SAN JOSE — Serena Williams hasn’t been to the Bay Area for its annual women’s tennis tournament since 2018.
And, given that she won a single set in a first-round loss that year, the sport’s greatest player hasn’t really been a player in the Bay Area tournament since she won it in 2014. But even if she isn’t physically here in San Jose this week, her impact looms over the event.
Two of the biggest superstars currently in the sport will square off Thursday night, as Naomi Osaka and Coco Gauff are set to battle in a second-round matchup at the Mubadala Silicon Valley Classic.
And both Osaka and Gauff have credited Williams — and, by extension, her older sister Venus — for influencing them as they were growing up.
“When I was younger, the family event would be watching Serena and Venus,” Osaka said on Tuesday. “So when I was watching that, that pushed me a lot. I never got to watch them play live, in a match, but I’ve gotten to watch their practices. Seeing that, seeing people that look like me, it’s definitely inspiring.”
The Williams sisters began playing high-level competitive tennis before either Osaka, 24, or Gauff, 18, were born. For the two facing off on Thursday in front of what’s expected to be a sellout crowd, they’ve only known a world where at least two players who look like them were shining in the sport.
And now, before Osaka and Gauff took the court together for the fourth time, they both agreed that another match between two prominent players of color would reinforce a powerful message to young Black girls interested in tennis.
“For me, it would mean a lot, if I was a kid,” Osaka said.
Gauff agreed: “If I put myself in those shoes, it would mean a lot to me.”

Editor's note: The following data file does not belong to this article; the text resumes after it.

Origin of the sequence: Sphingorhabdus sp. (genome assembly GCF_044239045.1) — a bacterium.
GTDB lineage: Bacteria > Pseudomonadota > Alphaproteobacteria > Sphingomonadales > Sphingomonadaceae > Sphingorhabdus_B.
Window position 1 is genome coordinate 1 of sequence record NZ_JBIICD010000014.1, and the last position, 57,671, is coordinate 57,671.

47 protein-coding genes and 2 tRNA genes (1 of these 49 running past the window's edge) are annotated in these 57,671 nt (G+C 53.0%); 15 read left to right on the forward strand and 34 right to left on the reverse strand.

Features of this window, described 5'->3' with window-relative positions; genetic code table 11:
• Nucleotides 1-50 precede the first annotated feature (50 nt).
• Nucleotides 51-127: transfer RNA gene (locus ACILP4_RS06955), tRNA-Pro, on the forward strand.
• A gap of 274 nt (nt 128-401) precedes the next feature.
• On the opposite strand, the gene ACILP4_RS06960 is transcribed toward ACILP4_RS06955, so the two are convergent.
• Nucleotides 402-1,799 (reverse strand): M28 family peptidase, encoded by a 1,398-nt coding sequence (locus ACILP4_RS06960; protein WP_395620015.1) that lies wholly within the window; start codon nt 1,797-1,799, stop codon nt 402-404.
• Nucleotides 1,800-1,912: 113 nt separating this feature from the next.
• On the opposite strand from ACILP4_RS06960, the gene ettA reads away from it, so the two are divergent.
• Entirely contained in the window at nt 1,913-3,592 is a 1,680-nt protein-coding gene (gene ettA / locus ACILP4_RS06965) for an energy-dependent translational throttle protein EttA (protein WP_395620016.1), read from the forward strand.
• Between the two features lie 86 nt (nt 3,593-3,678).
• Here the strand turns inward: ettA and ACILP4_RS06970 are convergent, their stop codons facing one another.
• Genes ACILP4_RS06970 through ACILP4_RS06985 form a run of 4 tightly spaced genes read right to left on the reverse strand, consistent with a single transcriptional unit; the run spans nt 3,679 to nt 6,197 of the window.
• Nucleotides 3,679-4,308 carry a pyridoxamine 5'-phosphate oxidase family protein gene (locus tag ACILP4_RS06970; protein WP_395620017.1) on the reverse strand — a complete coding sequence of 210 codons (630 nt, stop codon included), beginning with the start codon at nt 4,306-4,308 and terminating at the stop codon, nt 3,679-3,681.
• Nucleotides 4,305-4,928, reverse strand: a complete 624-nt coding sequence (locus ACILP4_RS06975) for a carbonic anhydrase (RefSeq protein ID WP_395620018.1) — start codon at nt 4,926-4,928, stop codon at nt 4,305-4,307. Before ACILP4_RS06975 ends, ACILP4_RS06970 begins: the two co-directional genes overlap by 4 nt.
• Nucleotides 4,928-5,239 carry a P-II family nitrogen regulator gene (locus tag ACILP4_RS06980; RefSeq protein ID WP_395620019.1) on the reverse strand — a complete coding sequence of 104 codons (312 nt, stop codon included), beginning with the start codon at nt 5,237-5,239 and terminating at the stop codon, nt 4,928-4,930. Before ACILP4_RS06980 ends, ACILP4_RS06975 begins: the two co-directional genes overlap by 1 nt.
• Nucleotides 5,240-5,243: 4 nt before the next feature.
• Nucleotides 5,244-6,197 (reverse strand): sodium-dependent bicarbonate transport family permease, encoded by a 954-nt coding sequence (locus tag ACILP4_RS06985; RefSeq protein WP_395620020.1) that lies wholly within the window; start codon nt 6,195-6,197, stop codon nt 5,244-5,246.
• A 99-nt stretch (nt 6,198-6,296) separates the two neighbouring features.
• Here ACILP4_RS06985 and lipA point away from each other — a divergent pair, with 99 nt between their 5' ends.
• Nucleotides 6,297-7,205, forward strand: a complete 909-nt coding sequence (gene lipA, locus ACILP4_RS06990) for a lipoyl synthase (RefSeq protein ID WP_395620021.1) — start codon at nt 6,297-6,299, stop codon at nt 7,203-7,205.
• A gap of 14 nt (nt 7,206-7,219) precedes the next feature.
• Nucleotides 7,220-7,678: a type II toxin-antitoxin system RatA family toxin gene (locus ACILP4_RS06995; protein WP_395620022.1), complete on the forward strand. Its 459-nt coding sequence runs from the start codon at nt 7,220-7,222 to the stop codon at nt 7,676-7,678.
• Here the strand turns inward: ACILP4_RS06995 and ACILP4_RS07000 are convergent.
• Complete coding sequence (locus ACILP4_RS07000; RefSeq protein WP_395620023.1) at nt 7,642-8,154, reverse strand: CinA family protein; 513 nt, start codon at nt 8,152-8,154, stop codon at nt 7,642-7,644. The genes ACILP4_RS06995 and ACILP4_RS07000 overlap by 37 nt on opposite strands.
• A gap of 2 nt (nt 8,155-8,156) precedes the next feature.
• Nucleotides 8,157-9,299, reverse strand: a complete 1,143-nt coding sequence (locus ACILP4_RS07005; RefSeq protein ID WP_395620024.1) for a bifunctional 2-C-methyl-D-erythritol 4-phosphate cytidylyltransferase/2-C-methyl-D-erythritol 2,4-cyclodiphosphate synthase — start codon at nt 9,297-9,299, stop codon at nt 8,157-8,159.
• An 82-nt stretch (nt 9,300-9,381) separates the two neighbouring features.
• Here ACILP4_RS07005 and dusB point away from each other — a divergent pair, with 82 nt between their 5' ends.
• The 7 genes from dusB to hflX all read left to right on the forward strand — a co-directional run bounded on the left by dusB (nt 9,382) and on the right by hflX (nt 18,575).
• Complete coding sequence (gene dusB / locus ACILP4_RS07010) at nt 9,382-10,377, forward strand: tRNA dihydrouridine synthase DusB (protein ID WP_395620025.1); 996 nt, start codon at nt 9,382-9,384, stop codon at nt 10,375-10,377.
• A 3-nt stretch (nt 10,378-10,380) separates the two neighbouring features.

The legacy of Black tennis players started with Althea Gibson, who won five Grand Slam titles in the 1950s, and Arthur Ashe, a winner of three Grand Slam tournaments in the 1960s and 1970s. They saw the foundation that the Williams sisters launched from — though not without plenty of strife and abuse along the way.
Serena and Venus have been outspoken about issues in the sport and beyond, standing for what they felt was right. They boycotted the annual Indian Wells tournament for years because of a 2001 incident, where some fans directed racial slurs at Venus and her father, Richard.
Serena also has become a prominent voice on the tennis circuit in advocating for positive change, fighting against issues like pay inequality, sexism and racism on the tour. In that way, the younger generation has followed suit, too. Osaka has been outspoken about mental health issues she’s battled, including bouts of depression that have at times forced her to take time away from the game.
While Gauff, six years younger than Osaka, has not driven change on that scale yet, she views the social action as part of her career goals.
“I feel like we’re just both making a lot of change in the world,” she said, “and that’s something that when I was younger that I kind of hoped for, and hope that I could be one of those players — and not just a tennis player but an athlete in general — that can kind of push back narrative.”
The Williams sisters have accomplished that goal of changing narratives while playing all-world tennis, inspiring the likes of Osaka and Gauff. Now, it’s Osaka and Gauff who are hoping to keep the legacy going.
“As a kid, I saw Serena was the first to kind of lead that changed for me, and I remember that moment inspired me to do something,” Gauff said. “I hope that another girl in that moment can say the same about me and Naomi. Hopefully, I’m still playing and I’ll be able to play here. And I think that’s when I’ll really take a moment back and be like, ‘That actually is worth it.’
“I guess that’s my goal — to play someone who said that they play because of me.”